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**Unformatted text preview: **det(A B ) = det(A) × det(B ) = 1 × 6 = 6.
(b) Computing the matrix A B yields 111
100
653
AB = 0 1 1 2 2 0 = 5 5 3 .
001
333
333
To compute the determinant det(A B ), we use that, from Lemma 10.35 (iii), we
may subtract the second row of the matrix from the ﬁrst row without changing the
new
value of the determinant (that is, r1 = r1 − r2 ). Thus
det(A B ) = 653
553
333 = 6−5
5
3 5−5
5
3 3−3
3
3 = 100
553.
333 Now we expand about the ﬁrst row and get det(A B ) = 100
553
333 =1× 53
33 We get indeed the same result. 10.4 = 1 × (5 × 3 − 3 × 3) = 15 − 9 = 6. 2 Invertible Matrices In this section, we introduce the inverse matrix of an (invertible) square n × n
matrix A. The inverse matrix A−1 of A satisﬁes A A−1 = A−1 A = In . If we compare 10. Matrices 283 invertible matrices A to real numbers x = 0, then the inverse matrix A−1 corresponds
to the number 1/x. We learn that a matrix A has an inverse matrix if and only
if det(A) = 0. We introduce the adjoint matrix, and we learn a formula for the
inverse matrix which involves the adjoint matrix and the determinant.
Deﬁnition 10.40 (invertible and inverse matrix)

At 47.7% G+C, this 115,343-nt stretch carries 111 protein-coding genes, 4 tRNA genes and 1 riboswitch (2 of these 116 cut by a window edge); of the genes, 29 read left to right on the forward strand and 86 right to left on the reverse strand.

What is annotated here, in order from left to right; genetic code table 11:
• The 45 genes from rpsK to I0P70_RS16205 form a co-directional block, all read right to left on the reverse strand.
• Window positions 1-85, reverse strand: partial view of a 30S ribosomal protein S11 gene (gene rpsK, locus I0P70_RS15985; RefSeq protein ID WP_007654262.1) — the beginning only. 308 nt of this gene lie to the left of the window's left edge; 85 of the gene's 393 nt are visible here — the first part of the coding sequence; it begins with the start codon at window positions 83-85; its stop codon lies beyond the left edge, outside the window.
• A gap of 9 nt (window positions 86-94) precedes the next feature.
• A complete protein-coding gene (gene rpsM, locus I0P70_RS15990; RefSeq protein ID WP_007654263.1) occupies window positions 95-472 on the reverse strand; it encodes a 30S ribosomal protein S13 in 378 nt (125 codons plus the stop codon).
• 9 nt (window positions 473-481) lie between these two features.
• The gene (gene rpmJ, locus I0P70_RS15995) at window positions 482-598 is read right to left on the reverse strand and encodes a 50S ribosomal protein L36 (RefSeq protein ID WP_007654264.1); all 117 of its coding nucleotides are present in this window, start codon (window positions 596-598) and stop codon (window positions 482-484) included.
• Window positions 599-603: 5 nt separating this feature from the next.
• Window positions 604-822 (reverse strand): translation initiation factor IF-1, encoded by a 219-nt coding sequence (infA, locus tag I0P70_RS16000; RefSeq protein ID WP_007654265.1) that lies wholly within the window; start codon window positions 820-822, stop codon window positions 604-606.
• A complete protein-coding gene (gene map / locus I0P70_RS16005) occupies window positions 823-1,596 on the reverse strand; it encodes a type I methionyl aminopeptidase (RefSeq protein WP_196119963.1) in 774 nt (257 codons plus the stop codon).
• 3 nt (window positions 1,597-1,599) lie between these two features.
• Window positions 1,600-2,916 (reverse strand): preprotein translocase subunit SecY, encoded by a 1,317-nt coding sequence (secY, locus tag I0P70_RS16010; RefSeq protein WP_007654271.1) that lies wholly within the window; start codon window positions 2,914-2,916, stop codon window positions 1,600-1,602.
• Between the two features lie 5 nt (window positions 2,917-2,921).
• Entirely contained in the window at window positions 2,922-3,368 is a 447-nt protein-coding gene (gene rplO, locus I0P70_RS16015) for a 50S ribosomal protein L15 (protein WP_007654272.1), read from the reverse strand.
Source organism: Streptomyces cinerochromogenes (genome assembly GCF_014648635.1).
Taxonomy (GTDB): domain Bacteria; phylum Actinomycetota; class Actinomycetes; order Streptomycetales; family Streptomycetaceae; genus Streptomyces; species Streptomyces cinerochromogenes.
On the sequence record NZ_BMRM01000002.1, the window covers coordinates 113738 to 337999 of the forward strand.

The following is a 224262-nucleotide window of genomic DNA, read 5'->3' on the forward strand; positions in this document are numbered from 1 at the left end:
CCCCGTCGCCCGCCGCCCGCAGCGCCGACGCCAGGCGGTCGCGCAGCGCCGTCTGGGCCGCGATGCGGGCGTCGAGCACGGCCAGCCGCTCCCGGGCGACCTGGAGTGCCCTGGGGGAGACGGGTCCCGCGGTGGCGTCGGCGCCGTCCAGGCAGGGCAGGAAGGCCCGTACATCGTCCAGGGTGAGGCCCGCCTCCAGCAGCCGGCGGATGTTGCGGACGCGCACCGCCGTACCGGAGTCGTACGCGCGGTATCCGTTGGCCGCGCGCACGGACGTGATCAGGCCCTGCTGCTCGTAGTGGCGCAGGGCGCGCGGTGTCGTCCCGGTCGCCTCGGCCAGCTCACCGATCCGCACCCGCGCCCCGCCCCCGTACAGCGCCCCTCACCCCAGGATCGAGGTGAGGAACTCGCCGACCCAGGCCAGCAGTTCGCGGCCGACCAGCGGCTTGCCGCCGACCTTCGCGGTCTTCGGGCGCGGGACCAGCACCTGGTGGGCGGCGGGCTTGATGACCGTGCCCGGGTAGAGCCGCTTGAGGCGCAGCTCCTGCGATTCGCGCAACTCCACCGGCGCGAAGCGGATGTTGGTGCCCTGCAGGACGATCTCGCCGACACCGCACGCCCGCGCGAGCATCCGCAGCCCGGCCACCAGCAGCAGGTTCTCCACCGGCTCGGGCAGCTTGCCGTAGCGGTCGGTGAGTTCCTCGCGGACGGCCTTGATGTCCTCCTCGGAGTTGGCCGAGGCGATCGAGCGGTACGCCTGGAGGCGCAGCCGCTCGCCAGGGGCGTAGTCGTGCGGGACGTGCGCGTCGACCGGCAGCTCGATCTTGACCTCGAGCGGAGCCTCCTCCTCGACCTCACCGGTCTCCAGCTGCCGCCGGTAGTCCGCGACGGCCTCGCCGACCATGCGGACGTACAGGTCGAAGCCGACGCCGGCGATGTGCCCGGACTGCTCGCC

Let A be an n × n matrix. If there exists an n × n matrix B such that
A B = In and B A = In , (10.10) then A is invertible. The matrix B satisfying (10.10) is called the inverse
(matrix) of A, and usually the inverse matrix of A is denoted by A−1 .
In Deﬁnition 10.40 we would prefer that, if there exists a matrix B satisfying (10.10),
then this matrix is the only matrix satisfying (10.10). In other words, we would
like the inverse matrix to be unique. To show that this is indeed true, assume that
there exits another n × n matrix C satisfying
A C = In and C A = In . (10.11) Multiplying the ﬁrst formula in (10.11) from the left by the matrix B yields
B (A C ) = B In ⇒ (B A) C = B ⇒ In C = B ⇒ C = B, where we have used the associative law of matrix multiplication (see Theorem 10.20)
and (10.1). Since C = B , we see that the inverse matrix is indeed uniquely determined.
Example 10.41 (matrix and its inverse)
Consider the matrices A and B , given by
A= 23
34 and B= −4
3
3 −2 . Show that the matrix B is the inverse matrix to the matrix A.
Solution: We compute A B and B A, and ﬁnd
AB =
= 23
34 −4
3
3 −2 2 × (−4) + 3 × 3
3 × (−4) + 4 × 3 2 × 3 + 3 × (−2)
3 × 3 + 4 × (−2) 284 10. Matrices =
BA = 10
01 , −4
3
3 −2 23
34 = (−4) × 2 + 3 × 3
3 × 2 + (−2) × 3 = 10
01 (−4) × 3 + 3 × 4
3 × 3 + (−2) × 4 . Since A B = B A = I2 , we know that B is the inverse matrix to A. We also see that
A is the inverse matrix of B .
2
Remark 10.42 (not every matrix is invertible)
It is easy to see that the zero matrix
O= 00
00 does not have an inverse and is thus not invertible. Indeed, if B is any other 2 × 2
matrix, then
OB = 00
00 B= 00
00 and BO =B 00
00 = 00
00 . We see that not every square matrix is invertible.
If an n × n matrix A has an inverse A−1 , then taking the determinant on both sides
of the equation
In = A−1 A
and using (10.9) yields
det(In ) = det(A−1 A) = det(A−1 ) det(A).
From (10.7), we know that det(In ) = 1, and thus
1 = det(A−1 ) det(A). (10.12) From (10.12), we know that neither det(A) nor det(A−1 ) can be zero, s...

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